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    I don't know how the locals feel, but I wouldn't be hitch-hiking or pick up hitch-hikers during the pandemic, and I'm a fan of hitch-hiking.

  4. #4
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    Quote Originally Posted by TEO View Post
    I wouldn't be hitch-hiking or pick up hitch-hikers during the pandemic
    I'm struggling right now even with the idea of using the shuttle services, individual people's cars. I do that all the time, and I'm sure they are wiping down and wearing masks (and I will) but still I'm having trouble with the idea. I can't even imagine hitching right now.

  5. #5
    Senior Member nartreb's Avatar
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    As a proxy for "trees big enough to hammock from", I looked at the aerial view and found a stand of birch trees on the Eisenhower trail. That was at 3,600'. (The trail junction is about 4,400'.) The trail is steep, so it's only about 0.3 miles distance down the trail, but 800 feet of elevation loss is not trivial.

    Also, check the camping rules near the Perch and the other RMC sites on Adams. I think there's a quarter-mile exclusion zone, and the terrain below treeline is extremely steep, so wandering off-trail, as dark approaches, is not advised. I've no experience with hammocks, but I'd be worried that the trees close to the trail are both very densely packed and not very strong, in addition to not reaching the 8-foot minimum until the trail descends all the way to the Perch.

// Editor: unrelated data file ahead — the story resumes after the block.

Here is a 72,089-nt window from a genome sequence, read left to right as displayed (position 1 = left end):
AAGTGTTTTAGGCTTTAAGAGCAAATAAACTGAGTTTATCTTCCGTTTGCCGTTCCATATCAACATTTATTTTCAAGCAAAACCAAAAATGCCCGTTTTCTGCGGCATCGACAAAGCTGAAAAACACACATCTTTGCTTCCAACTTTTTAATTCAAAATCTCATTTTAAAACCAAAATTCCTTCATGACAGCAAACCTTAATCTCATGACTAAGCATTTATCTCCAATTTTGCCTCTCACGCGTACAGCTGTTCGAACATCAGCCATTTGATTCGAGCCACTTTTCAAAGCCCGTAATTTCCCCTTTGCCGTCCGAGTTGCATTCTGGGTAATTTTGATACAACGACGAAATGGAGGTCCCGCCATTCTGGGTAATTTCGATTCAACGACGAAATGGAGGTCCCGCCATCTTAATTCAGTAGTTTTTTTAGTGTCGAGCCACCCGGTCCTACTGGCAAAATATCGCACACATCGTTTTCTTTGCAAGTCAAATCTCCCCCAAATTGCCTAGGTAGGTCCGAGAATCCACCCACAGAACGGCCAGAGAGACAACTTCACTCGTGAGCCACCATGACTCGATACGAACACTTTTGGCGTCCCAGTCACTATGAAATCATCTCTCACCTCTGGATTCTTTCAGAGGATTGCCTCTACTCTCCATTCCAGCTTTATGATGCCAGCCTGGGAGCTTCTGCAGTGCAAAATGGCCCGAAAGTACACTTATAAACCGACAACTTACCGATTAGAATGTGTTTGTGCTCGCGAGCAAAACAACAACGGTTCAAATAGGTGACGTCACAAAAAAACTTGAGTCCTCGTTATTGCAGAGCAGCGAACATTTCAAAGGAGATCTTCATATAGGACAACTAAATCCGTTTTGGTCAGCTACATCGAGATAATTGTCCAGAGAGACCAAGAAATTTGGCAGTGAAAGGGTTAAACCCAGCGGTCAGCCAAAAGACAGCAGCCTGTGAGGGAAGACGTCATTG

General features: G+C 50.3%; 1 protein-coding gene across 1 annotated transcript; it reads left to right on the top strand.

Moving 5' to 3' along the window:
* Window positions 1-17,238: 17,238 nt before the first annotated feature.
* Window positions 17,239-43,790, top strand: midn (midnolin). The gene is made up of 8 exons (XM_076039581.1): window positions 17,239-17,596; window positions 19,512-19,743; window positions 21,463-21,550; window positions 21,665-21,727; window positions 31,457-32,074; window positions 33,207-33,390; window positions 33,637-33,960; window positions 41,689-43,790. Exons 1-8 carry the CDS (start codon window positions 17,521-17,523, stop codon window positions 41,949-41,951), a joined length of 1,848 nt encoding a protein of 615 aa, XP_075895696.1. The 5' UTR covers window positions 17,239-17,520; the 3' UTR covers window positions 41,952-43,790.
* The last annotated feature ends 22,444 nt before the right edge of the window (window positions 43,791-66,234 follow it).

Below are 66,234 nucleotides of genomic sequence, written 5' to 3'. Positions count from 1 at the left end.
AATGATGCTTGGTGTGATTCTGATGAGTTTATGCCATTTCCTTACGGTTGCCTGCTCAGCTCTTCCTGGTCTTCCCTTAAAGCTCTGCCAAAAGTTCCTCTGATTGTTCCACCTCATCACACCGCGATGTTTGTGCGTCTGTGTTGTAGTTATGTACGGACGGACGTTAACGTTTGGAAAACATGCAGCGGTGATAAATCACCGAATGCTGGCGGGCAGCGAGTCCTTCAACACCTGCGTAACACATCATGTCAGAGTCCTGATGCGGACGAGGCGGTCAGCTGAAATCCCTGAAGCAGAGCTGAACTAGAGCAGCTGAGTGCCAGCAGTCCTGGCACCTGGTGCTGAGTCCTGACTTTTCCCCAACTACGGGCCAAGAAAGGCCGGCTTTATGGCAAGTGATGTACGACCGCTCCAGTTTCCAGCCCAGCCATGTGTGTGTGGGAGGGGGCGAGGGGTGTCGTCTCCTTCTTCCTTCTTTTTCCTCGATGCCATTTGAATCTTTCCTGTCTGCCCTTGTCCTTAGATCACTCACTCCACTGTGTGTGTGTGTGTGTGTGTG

I've done the traverse south-to-north over three days, it was perhaps more enjoyable than the other way (do the steeper peaks when the packs are lighter, save the best views for last). Stayed at Mizpah campsite the first night, one of the RMC spots on Adams the second (Perch? -- I think that's the only one with tent sites).

    At the end of a long day, Adams is always bigger than I remember. Finding the campsite always takes a while.

  6. #6
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    There are sites on Eisenhower trail near treeline of questionable legality that can support a hammock. Thanks, AT.

  7. #7
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    I'll recommend a modified version of the traverse. If you park at the Pinkham Notch lot, you could hike up to Hermit Lake the first day and camp in a shelter (once they are open). Second day, head up the Tuckerman Ravine trail, summit Washington and head to the Perch tent platforms. Third day, head over Adams and Madison then follow the AT back to Pinkham Notch. No hitchhiking to worry about and no searching for suitable camping spots at the end of a long day.